All these bottlenecks causing price increases at the pump are worsened by a weak U.S. dollar that leaves consumers with less purchasing power and the fact that the recent end of the payroll holiday amounts to a pay cut for 160 million Americans, Laskoski adds.
How much more can gas prices climb from here? It's anyone's guess, but $4-a-gallon gas by April shouldn't be ruled out of the picture, experts say. Projections made by GasBuddy, a online gas-price comparison site, put peak spring prices at between $3.80 and $3.95 a gallon, a forecast Laskoski now calls "conservative."
"We can certainly foresee $4 per gallon gas," Laskoski says. "We can't rule that out."
Faulkner agrees: "Gas prices will continue to rise—we will test the $4 mark or even go above. California has already seen gas prices above $5 a gallon."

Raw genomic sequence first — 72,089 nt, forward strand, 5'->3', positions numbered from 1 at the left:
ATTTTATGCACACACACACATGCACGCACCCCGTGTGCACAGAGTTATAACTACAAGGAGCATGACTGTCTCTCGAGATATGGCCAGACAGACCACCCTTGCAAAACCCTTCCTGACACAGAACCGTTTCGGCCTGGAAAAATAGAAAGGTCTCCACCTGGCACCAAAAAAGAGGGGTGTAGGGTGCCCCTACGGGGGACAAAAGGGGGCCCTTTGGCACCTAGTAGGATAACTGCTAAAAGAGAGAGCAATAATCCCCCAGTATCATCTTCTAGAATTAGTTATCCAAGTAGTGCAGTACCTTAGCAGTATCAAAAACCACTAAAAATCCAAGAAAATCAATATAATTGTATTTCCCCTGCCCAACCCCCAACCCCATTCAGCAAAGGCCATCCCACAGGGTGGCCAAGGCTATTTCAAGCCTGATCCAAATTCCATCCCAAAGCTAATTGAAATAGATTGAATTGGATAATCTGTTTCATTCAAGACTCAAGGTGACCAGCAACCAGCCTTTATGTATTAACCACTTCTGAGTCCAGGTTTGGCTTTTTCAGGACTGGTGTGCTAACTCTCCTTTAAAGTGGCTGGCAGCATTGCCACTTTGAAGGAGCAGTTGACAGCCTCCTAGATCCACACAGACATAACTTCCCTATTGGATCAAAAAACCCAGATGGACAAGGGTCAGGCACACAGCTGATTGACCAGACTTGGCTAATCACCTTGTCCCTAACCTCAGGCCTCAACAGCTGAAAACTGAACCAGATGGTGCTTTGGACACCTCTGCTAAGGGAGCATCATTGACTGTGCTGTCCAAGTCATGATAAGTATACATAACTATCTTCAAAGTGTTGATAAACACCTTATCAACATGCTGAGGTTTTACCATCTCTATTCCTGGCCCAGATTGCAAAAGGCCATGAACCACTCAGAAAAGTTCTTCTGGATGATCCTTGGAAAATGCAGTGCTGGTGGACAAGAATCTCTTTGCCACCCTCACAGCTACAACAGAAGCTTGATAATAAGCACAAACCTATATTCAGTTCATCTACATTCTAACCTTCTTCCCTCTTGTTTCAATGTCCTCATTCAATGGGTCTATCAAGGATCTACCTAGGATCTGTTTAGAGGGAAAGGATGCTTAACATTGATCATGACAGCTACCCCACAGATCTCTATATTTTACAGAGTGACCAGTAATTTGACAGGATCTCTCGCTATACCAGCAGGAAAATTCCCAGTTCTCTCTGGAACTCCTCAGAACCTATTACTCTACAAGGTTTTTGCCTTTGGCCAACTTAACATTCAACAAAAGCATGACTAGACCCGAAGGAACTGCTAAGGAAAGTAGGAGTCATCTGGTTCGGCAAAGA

But as much as $4 a gallon sound scary to consumers now, the norms are changing Breitling says. Back when Barack Obama was elected in 2008, gas was around $1.89 a gallon and when it began to rise, some said the nation would see a dramatic shift in driving habits with more people riding bikes or using public transit. That hasn't really been the case, after 10 years of higher gas prices, which have made consumers increasingly numb to sky-high gas prices.
"$4 [a gallon gas] used to be freak-out time," Faulkner says. "Now it's close to that and folks are saying, 'Well, I guess that's just the new norm.' As a nation we've almost become numb to these kinds of numbers."